Talking about The Magician of which there is also a music video. The song is about a friend of yours who passed away and you wish to bring her back.
What does it feel like to relive the feeling of loss every time you sing the song?
Oh, I haven’t had to sing it too often because I haven’t been on tour. No actually the song isn’t that hard to sing. I think it’s more joyful. It’s not that difficult. It was difficult to release that song. It was interesting to get all the messages from people who had either lost their friends or friends of mine who knew my friend who died was. So that was difficult but singing it isn’t too hard.

I like the video of Sunflower with all the little hints of the song titles of the album. Why did you choose to do that?
It was just a good chance for engagement and tease that something was coming and people seem to like it. I enjoy doing it as well. It’s like a scavenger hunt virtually.


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Talking about the special time we have right now. What is hard for you during this time?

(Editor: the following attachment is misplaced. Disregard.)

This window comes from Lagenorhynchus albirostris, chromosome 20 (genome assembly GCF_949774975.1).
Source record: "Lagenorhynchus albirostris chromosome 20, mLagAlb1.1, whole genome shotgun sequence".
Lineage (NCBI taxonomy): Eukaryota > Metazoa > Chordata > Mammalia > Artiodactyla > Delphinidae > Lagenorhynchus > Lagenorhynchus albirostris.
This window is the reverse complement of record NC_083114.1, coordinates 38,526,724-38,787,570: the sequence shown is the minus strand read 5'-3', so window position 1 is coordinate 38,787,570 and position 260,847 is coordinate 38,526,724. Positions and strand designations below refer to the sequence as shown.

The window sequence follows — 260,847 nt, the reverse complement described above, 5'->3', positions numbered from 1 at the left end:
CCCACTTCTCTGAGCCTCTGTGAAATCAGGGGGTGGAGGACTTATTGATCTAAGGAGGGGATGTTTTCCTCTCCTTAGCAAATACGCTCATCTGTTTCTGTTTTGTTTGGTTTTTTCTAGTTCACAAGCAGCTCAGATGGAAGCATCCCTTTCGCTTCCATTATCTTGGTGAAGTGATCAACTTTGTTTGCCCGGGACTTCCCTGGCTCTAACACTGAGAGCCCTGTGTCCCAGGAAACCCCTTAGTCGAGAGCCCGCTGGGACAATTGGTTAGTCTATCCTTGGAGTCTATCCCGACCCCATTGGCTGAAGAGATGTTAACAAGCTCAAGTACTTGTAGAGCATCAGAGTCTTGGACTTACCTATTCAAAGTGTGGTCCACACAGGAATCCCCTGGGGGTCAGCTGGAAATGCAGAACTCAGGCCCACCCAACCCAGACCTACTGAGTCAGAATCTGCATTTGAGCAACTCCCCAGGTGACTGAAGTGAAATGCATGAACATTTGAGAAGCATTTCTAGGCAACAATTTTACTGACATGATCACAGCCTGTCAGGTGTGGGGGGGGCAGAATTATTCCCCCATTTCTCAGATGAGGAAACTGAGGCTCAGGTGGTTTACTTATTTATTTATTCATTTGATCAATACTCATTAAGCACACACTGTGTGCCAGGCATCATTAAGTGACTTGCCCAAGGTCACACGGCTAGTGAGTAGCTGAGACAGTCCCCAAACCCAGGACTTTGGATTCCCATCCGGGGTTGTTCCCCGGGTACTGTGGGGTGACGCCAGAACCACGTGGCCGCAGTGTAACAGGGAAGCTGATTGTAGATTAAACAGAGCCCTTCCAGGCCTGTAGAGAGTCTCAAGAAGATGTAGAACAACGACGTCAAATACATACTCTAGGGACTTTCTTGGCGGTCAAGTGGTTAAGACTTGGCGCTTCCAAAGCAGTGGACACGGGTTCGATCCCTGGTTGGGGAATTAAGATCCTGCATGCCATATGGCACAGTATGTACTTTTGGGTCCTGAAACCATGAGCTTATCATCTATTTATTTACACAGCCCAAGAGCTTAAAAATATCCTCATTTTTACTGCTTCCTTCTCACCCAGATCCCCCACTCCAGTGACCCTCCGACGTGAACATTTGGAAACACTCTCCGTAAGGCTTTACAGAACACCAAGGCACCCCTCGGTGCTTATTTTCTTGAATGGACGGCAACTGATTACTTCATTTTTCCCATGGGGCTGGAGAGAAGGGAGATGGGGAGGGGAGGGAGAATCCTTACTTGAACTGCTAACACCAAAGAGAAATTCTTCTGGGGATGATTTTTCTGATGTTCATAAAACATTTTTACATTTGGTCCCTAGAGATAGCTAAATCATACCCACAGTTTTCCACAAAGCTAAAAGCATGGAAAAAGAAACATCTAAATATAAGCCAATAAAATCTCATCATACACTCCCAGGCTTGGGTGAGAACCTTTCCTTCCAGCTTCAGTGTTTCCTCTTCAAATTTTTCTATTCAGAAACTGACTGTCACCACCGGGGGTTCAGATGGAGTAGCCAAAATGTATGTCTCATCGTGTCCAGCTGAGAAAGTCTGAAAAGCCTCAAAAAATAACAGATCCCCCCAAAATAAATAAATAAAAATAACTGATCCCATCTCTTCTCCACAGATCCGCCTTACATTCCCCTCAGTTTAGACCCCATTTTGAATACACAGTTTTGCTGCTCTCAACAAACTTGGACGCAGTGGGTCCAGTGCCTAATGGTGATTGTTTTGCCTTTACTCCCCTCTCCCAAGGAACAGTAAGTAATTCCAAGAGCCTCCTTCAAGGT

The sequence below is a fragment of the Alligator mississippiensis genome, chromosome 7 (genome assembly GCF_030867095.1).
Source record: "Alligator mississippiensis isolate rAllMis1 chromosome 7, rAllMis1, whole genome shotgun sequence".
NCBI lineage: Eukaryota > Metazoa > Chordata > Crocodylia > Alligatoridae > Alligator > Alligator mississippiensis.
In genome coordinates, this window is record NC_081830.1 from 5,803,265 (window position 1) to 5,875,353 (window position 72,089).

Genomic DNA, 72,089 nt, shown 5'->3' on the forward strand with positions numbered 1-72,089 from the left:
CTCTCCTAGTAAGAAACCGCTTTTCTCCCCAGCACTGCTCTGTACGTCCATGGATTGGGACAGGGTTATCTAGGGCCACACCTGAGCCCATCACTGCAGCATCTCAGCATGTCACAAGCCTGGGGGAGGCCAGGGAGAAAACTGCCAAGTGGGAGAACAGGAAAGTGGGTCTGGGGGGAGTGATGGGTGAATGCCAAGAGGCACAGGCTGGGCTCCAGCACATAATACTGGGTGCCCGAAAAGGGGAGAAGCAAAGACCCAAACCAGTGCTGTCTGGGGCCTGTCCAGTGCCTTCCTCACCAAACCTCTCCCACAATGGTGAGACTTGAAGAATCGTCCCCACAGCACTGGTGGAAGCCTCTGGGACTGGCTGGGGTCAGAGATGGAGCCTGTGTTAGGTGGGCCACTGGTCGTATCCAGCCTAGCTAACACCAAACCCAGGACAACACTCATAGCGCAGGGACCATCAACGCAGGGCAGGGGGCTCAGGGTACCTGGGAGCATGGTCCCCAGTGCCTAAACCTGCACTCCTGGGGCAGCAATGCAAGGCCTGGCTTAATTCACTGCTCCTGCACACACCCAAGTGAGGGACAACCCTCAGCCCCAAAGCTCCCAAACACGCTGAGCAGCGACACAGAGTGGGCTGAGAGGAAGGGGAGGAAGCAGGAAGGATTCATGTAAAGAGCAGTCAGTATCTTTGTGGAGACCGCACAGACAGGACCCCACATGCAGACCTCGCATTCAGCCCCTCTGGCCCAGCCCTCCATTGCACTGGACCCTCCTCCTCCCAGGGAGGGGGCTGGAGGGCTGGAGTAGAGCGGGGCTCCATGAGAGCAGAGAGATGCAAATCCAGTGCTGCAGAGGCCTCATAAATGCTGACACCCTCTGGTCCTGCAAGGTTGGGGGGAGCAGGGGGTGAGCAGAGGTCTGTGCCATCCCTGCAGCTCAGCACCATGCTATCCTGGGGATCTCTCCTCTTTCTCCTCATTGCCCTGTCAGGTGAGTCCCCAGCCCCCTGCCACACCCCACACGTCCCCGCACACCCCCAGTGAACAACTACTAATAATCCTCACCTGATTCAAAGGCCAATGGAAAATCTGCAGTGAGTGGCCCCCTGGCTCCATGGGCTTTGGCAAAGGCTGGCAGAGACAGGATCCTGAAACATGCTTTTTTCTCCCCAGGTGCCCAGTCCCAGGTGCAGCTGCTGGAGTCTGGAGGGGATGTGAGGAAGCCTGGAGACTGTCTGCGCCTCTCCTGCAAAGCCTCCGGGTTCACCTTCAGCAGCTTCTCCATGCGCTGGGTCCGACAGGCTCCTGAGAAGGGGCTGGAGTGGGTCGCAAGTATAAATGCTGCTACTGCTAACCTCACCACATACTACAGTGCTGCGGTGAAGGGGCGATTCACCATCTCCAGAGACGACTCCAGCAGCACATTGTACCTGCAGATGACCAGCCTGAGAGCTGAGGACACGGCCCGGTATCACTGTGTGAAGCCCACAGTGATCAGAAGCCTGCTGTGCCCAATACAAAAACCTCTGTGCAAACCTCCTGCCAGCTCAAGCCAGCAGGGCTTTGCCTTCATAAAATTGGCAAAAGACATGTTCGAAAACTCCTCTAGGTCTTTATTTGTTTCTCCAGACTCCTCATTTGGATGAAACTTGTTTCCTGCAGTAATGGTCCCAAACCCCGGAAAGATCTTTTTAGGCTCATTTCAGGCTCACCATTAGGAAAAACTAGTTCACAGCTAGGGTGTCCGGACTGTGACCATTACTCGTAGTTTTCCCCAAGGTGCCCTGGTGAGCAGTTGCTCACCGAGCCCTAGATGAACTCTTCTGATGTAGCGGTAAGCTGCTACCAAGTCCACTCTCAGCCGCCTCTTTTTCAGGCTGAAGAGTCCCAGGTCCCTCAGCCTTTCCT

When we were on tour with the band called Oh Wonder going through Europe we were just about to go to Germany when everything sort of happened. So that’s really challenging to not be able to tour these new songs. The only comfort instead, everybody else is in the exact same position so it’s not like we’re missing out on anything. But it’s pretty devastating. You have like a vision for what your album release is going to look like and usually that includes playing shows. So that has been something that’s hard.

Not being able to play concerts right now, what do you like about touring?
Actually being on stage performing is something that I didn’t think I would miss but it is something that I’m missing. I think I was just starting to get comfortable being on stage. So that’s one thing. And then I enjoy going to the merch table after shows and meeting people. That’s something what I’m missing. That sort of connection that you get from live shows.

What are you happy about to get back when you’re home again after touring?
I mean I live with my mum still. So I love seeing my mum and I live with my sister as well so I love spending time with them. I have a dog which I love taking on long walks. Luckily things are easing up a bit which means I get to see my friends which is something you don’t get to do on tour. That’s been nice.

What else would you like to tell the people who read this interview?
I hope that you listen to the record and if you do I hope you enjoy and find a piece of yourself in it.

Sara Seemann